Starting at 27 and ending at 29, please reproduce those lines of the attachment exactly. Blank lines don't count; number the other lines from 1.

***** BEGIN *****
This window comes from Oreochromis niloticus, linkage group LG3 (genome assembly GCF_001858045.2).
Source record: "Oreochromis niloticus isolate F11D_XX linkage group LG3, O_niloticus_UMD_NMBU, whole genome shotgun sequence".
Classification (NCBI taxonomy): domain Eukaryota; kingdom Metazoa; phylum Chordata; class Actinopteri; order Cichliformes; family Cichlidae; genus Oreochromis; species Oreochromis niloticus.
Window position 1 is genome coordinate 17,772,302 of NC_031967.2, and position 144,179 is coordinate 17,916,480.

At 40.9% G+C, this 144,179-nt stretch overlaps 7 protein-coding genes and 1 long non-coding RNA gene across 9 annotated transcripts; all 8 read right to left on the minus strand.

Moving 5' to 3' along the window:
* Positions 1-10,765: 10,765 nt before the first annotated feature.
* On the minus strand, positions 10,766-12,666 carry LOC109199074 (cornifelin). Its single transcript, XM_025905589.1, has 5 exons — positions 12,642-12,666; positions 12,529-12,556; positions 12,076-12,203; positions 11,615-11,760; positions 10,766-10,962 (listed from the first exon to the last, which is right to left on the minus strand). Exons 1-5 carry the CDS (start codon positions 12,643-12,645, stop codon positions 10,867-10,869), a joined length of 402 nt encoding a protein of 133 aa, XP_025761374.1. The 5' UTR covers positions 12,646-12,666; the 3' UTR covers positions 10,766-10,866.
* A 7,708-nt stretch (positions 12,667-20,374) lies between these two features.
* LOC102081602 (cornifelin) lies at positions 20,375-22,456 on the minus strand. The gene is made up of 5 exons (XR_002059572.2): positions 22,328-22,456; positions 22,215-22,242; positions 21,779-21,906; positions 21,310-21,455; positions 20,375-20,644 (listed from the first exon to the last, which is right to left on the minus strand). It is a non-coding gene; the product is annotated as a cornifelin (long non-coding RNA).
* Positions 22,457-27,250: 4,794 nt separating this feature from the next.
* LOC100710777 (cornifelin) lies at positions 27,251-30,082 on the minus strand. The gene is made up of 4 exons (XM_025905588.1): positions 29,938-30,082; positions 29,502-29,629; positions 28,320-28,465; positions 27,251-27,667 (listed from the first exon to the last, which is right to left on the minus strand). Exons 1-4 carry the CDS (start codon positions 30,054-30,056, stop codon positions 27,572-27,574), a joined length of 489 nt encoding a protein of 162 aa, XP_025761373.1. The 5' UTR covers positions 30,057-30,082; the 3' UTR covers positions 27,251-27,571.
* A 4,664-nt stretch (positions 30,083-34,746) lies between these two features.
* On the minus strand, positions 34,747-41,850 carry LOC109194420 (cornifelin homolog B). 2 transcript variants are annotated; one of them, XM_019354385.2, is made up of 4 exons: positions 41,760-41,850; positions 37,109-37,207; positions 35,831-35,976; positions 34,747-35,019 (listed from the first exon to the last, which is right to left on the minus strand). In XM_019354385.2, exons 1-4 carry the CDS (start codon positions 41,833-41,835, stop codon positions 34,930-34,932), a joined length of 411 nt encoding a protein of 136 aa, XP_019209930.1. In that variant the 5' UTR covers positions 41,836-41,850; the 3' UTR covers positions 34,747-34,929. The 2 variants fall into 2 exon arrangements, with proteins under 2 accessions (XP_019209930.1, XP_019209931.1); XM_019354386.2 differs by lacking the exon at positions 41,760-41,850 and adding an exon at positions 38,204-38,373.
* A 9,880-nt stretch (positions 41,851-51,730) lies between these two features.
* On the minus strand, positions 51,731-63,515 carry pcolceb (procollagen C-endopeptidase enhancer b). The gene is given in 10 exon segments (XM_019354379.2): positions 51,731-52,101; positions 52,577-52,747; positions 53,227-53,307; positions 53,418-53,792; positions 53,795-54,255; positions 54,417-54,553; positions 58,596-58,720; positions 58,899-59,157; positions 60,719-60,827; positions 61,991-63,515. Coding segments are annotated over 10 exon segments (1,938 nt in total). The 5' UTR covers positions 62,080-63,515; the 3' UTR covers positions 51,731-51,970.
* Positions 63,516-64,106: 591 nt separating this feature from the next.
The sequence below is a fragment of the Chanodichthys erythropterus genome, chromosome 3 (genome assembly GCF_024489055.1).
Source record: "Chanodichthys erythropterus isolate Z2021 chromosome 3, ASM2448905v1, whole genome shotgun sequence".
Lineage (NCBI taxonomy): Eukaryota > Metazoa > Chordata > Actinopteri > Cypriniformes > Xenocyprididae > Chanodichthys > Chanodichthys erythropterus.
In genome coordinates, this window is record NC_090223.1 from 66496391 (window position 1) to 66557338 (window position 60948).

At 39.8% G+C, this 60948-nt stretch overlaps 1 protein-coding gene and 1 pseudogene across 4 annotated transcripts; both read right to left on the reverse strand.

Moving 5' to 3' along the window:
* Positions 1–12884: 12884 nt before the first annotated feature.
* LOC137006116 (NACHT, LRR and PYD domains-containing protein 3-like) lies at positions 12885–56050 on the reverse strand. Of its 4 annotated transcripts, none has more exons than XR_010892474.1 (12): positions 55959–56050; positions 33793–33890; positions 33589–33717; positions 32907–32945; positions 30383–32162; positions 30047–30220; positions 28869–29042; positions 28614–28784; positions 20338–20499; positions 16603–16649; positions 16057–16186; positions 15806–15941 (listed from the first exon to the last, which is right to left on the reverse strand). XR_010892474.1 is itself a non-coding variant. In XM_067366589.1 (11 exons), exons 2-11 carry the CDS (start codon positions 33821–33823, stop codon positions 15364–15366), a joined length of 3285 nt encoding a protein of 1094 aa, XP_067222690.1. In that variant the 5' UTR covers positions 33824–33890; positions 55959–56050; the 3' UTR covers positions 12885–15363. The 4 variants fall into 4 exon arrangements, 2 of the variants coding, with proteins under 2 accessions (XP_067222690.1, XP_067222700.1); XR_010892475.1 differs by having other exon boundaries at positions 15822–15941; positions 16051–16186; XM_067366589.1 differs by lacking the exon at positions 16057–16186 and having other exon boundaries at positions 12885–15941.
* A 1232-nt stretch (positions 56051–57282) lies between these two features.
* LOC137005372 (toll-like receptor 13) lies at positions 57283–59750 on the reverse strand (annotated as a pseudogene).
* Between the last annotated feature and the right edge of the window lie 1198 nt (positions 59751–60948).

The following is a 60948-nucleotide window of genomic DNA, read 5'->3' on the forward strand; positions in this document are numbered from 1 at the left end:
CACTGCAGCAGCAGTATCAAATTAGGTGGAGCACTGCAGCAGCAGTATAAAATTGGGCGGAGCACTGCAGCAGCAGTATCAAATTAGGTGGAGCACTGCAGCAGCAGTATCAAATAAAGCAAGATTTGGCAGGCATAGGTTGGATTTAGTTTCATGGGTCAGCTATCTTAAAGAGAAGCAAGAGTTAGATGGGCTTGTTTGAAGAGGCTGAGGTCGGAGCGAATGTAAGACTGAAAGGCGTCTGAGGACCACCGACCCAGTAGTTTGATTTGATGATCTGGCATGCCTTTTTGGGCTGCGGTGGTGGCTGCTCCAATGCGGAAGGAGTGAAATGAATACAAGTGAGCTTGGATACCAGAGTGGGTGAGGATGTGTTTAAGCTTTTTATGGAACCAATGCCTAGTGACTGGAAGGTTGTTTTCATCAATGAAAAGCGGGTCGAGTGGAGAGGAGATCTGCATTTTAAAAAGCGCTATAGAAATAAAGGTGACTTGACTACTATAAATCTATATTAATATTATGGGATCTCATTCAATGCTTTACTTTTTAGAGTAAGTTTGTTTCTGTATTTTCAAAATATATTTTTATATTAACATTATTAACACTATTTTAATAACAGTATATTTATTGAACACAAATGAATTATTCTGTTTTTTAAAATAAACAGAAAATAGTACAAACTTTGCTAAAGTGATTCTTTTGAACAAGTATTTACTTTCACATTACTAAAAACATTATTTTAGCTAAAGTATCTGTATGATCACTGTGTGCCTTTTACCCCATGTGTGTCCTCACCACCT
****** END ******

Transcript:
* LOC137005372 (toll-like receptor 13) lies at positions 57283–59750 on the reverse strand (annotated as a pseudogene).
* Between the last annotated feature and the right edge of the window lie 1198 nt (positions 59751–60948).

The following is a 60948-nucleotide window of genomic DNA, read 5'->3' on the forward strand; positions in this document are numbered from 1 at the left end: